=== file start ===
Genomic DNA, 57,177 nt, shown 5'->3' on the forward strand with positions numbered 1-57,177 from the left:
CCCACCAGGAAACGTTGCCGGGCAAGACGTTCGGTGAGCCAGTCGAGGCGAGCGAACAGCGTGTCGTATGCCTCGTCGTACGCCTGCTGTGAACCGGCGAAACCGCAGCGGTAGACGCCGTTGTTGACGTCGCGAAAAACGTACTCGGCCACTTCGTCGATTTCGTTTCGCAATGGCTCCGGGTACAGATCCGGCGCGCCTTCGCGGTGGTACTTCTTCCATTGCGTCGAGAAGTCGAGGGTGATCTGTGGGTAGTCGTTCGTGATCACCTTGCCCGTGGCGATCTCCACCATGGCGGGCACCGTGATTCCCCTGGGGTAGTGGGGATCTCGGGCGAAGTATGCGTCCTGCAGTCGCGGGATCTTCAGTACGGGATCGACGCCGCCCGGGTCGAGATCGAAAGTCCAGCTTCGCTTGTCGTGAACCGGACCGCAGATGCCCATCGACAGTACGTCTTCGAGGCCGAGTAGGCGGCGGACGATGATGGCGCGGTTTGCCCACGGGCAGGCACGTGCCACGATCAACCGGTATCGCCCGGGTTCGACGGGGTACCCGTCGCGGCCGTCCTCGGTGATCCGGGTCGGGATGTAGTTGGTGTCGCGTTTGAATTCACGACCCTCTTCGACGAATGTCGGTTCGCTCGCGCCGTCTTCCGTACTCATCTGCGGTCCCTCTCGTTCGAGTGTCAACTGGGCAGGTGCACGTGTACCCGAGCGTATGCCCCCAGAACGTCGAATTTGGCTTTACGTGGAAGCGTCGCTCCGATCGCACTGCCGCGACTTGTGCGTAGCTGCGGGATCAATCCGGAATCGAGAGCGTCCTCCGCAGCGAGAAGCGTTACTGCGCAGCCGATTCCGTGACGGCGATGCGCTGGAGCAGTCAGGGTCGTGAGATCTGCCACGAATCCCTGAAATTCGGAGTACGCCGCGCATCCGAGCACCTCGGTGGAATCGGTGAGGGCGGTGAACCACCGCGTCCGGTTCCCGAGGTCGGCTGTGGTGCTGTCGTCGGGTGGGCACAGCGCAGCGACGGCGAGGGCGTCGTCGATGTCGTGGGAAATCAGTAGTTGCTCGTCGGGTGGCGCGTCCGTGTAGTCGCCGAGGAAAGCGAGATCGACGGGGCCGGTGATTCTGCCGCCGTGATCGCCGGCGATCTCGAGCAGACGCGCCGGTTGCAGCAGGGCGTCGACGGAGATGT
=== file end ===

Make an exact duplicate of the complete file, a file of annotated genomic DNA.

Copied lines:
Genomic DNA, 57,177 nt, shown 5'->3' on the forward strand with positions numbered 1-57,177 from the left:
CCCACCAGGAAACGTTGCCGGGCAAGACGTTCGGTGAGCCAGTCGAGGCGAGCGAACAGCGTGTCGTATGCCTCGTCGTACGCCTGCTGTGAACCGGCGAAACCGCAGCGGTAGACGCCGTTGTTGACGTCGCGAAAAACGTACTCGGCCACTTCGTCGATTTCGTTTCGCAATGGCTCCGGGTACAGATCCGGCGCGCCTTCGCGGTGGTACTTCTTCCATTGCGTCGAGAAGTCGAGGGTGATCTGTGGGTAGTCGTTCGTGATCACCTTGCCCGTGGCGATCTCCACCATGGCGGGCACCGTGATTCCCCTGGGGTAGTGGGGATCTCGGGCGAAGTATGCGTCCTGCAGTCGCGGGATCTTCAGTACGGGATCGACGCCGCCCGGGTCGAGATCGAAAGTCCAGCTTCGCTTGTCGTGAACCGGACCGCAGATGCCCATCGACAGTACGTCTTCGAGGCCGAGTAGGCGGCGGACGATGATGGCGCGGTTTGCCCACGGGCAGGCACGTGCCACGATCAACCGGTATCGCCCGGGTTCGACGGGGTACCCGTCGCGGCCGTCCTCGGTGATCCGGGTCGGGATGTAGTTGGTGTCGCGTTTGAATTCACGACCCTCTTCGACGAATGTCGGTTCGCTCGCGCCGTCTTCCGTACTCATCTGCGGTCCCTCTCGTTCGAGTGTCAACTGGGCAGGTGCACGTGTACCCGAGCGTATGCCCCCAGAACGTCGAATTTGGCTTTACGTGGAAGCGTCGCTCCGATCGCACTGCCGCGACTTGTGCGTAGCTGCGGGATCAATCCGGAATCGAGAGCGTCCTCCGCAGCGAGAAGCGTTACTGCGCAGCCGATTCCGTGACGGCGATGCGCTGGAGCAGTCAGGGTCGTGAGATCTGCCACGAATCCCTGAAATTCGGAGTACGCCGCGCATCCGAGCACCTCGGTGGAATCGGTGAGGGCGGTGAACCACCGCGTCCGGTTCCCGAGGTCGGCTGTGGTGCTGTCGTCGGGTGGGCACAGCGCAGCGACGGCGAGGGCGTCGTCGATGTCGTGGGAAATCAGTAGTTGCTCGTCGGGTGGCGCGTCCGTGTAGTCGCCGAGGAAAGCGAGATCGACGGGGCCGGTGATTCTGCCGCCGTGATCGCCGGCGATCTCGAGCAGACGCGCCGGTTGCAGCAGGGCGTCGACGGAGATGT